The whole film is very surrealistic. Joy's mother is seen watching soap operas intermittently throughout. But we are let in on the story. Russell hires actual soap opera stars, including Susan Lucci, to play the fictional soap opera characters. We are also inside Joy's heads a few times as she dreams of different things, including starring in the soap opera herself.
As a character, it's hard for us to put Joy's personality in a box. She doesn't smile much. Her demeanor is sometimes reserved, but explosive at other times. She is both strong and vulnerable, depending on the circumstance. You might say that this is attributed to the complexity of us as humans. Or you can just say that it has to do with the director's uncertainty of his character. Nonetheless, it's fun watching Lawrence perform a vast array of moods.
But I really like this film. A lot, actually. Joy's hunger to make it in this capitalist society is inspiring. Her story isn't necessarily a unique one, but her situation is. So many of us have ideas, but the fear of failing hinders us. This film shows all of that. It also shows how one might overcome it.
Twizard Rating: 91
We all know Will Ferrell's comedy. It's irreverent, self-deprecating, and raunchy. But none of these belong in a film that wants to be sentimental. And it doesn't even reach the point of cloying until about 10 minutes left.
This is nothing against Ferrell or Mark Wahlberg's comedic skills or their chemistry with one another. I just think the filmmakers got excited about all the talent on board that they forgot that they had to make an actual movie.
In Daddy's Home, Ferrell plays Brad, the nebbish new husband of Sarah (Linda Cardellini), who tries to vie for the affection of his new stepchildren. Then, all of a sudden, Sarah's deadbeat ex-husband, Dusty (Wahlberg), comes to town to see his children. Dusty has no knowledge of Brad--an issue that never gets resolved--and does everything in his power to bully him and make him feel inferior while trying to win Sarah and his kids back.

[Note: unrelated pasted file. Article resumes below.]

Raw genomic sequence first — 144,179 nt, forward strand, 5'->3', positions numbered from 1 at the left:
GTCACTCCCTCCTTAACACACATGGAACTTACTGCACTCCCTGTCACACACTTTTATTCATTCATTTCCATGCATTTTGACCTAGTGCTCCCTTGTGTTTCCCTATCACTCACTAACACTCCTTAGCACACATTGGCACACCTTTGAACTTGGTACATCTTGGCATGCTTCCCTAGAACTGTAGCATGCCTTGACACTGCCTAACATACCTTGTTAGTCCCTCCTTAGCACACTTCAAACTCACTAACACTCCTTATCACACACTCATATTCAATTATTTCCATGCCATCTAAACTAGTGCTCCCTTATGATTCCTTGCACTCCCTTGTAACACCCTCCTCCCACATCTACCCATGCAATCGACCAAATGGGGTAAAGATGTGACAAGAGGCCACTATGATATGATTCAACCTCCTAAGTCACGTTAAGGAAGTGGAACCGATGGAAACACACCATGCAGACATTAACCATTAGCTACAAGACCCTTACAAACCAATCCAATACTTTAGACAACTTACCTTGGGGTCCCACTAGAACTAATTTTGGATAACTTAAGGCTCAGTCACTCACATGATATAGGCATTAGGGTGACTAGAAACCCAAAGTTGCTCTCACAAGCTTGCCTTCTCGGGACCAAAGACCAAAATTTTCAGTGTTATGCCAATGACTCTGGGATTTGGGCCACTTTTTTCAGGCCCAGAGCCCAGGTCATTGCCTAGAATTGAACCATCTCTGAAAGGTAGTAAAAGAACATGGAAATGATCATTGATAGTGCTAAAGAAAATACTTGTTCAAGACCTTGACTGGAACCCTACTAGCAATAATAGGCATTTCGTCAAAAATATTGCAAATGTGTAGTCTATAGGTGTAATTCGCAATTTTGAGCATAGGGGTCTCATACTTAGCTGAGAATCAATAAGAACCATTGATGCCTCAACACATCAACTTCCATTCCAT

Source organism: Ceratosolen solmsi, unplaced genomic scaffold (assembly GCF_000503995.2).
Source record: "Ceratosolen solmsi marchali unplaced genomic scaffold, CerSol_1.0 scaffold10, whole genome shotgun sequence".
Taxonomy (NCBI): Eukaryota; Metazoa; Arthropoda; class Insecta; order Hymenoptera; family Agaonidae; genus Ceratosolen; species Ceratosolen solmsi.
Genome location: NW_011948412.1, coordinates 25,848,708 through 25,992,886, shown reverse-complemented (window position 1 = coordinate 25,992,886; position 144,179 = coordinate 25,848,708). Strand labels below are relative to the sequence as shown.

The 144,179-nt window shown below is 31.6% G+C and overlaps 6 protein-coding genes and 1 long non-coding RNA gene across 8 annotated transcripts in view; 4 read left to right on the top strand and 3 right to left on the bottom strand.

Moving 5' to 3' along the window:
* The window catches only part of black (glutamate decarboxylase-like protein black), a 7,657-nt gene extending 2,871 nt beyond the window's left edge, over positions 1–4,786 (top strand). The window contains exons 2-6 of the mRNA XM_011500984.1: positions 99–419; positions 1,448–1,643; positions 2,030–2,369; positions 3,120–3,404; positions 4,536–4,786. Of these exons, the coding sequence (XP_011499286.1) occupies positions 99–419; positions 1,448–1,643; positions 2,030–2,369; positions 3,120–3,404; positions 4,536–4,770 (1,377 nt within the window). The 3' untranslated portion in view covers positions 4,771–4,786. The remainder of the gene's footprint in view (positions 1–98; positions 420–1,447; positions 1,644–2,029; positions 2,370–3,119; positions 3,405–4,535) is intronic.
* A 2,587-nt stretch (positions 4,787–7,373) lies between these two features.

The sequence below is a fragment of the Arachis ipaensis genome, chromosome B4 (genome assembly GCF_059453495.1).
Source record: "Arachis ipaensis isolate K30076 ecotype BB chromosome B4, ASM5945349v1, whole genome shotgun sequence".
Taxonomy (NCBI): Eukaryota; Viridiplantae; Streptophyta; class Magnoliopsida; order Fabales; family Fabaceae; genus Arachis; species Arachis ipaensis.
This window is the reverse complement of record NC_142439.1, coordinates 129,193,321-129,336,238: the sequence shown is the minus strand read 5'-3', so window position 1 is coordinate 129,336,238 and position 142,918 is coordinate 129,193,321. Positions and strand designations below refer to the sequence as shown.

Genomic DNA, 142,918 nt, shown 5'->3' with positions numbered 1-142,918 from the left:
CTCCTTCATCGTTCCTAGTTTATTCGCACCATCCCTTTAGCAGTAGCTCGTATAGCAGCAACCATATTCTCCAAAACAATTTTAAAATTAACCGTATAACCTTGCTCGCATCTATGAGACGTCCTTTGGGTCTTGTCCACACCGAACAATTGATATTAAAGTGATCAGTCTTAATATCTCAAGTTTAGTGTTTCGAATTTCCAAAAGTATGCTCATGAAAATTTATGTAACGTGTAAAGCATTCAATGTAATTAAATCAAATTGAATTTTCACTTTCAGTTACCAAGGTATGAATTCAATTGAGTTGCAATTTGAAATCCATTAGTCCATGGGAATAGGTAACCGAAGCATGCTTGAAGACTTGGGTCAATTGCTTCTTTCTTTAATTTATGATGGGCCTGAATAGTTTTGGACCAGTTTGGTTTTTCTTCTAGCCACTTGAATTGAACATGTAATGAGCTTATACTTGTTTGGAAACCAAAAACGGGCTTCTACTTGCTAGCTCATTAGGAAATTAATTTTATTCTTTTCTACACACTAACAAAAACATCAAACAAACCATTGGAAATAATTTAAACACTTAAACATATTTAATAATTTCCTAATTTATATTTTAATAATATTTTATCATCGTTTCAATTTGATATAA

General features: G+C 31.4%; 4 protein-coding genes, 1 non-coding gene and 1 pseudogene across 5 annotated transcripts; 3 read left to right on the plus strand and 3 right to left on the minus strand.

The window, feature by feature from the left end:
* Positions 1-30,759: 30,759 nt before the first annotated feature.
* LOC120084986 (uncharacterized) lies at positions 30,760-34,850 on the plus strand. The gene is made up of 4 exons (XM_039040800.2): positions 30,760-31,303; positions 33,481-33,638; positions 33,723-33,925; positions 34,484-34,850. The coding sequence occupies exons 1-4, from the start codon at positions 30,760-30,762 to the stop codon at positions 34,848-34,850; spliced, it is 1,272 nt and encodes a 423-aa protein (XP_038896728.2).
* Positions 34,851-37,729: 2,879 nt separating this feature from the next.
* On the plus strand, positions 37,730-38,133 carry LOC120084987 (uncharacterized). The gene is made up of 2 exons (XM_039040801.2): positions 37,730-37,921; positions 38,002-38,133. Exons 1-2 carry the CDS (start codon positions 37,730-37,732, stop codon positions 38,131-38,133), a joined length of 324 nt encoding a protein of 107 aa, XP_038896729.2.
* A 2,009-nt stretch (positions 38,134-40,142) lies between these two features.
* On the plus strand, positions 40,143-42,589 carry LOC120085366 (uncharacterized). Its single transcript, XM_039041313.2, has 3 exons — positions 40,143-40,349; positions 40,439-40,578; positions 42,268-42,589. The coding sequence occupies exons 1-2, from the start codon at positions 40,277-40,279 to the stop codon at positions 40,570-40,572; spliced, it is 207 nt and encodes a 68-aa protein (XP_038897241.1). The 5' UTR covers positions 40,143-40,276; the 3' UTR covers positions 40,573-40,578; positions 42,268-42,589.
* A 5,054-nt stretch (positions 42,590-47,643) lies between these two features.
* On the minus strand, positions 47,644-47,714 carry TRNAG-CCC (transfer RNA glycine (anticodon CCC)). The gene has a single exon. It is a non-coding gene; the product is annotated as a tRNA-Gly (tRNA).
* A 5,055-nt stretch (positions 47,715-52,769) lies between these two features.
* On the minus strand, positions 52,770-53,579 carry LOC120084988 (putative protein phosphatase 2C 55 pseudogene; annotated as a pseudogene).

The film has very few laughs, despite its talent, and feels obviously reliant on its credentialed leads. There is no real meat to the plot and never builds momentum. It just muddles along until about the last 15 minutes, when it actually attempts to go somewhere with its empty premise. It's literally an hour and a half of Dusty bullying Brad and everyone in the film laughing about it. It's relentless. And there's no back and forth either. All of the humility is on Ferrell's character.
Brad can't have children because of radiation exposure to his genitals, so Dusty belittles him by convincing him that Sarah wants more children and that he won't be able to provide for her. But it turns out that Sarah is the one with no scrotum, as she does nothing to stop Dusty's harassment, and even sides with him a few times. What an appealing movie.
We feel bad for Ferrell's character the whole time (or at least we should) that it makes none of this funny. But with Ferrell comes insensitivity. He almost begs us to be okay with him being put down. And although he provides almost all of the laughs in this film, it would have almost been better if he wasn't in it. Maybe then the writers would have been okay with giving the movie some real meaning.
The biggest problem is that Ferrell doesn't fit in this type of role. He's at his true best when he's the one playing the douchey guy (Anchorman, Talladega Nights). Then his foibles are exposed and it's pure ironic genius. Personally, I don't like seeing him in these types of roles.
I just couldn't help feeling the entire time that this was just a lazily put together product. In fact, at one point in the movie I believe the camera actually shakes as if it was bumped slightly.
The only saving grace is Thomas Hayden Church's character. He plays Brad's coworker at the smooth jazz radio station. He provides us with a few off-kilter quips of insight which are better bottled up and served separately from the rest of the film.
Unless you enjoy an entire movie where everyone worships the antagonist to the delight of the audience, you won't be pandered by this. The epicaricacy borders on sadistic. And when the redemption finally comes in the end, it doesn't make up for anything. The people who like this film must get their psyche fully evaluated.
Twizard Rating: 42
Don't go into this Quentin Tarantino film and expect it not to be over-the-top bloody. In fact, after the first hour and a half, you think maybe it's not going to be. Guess again. Perhaps Tarantino does this to create suspense during a time in the movie where tension comes merely from his captivating dialogue.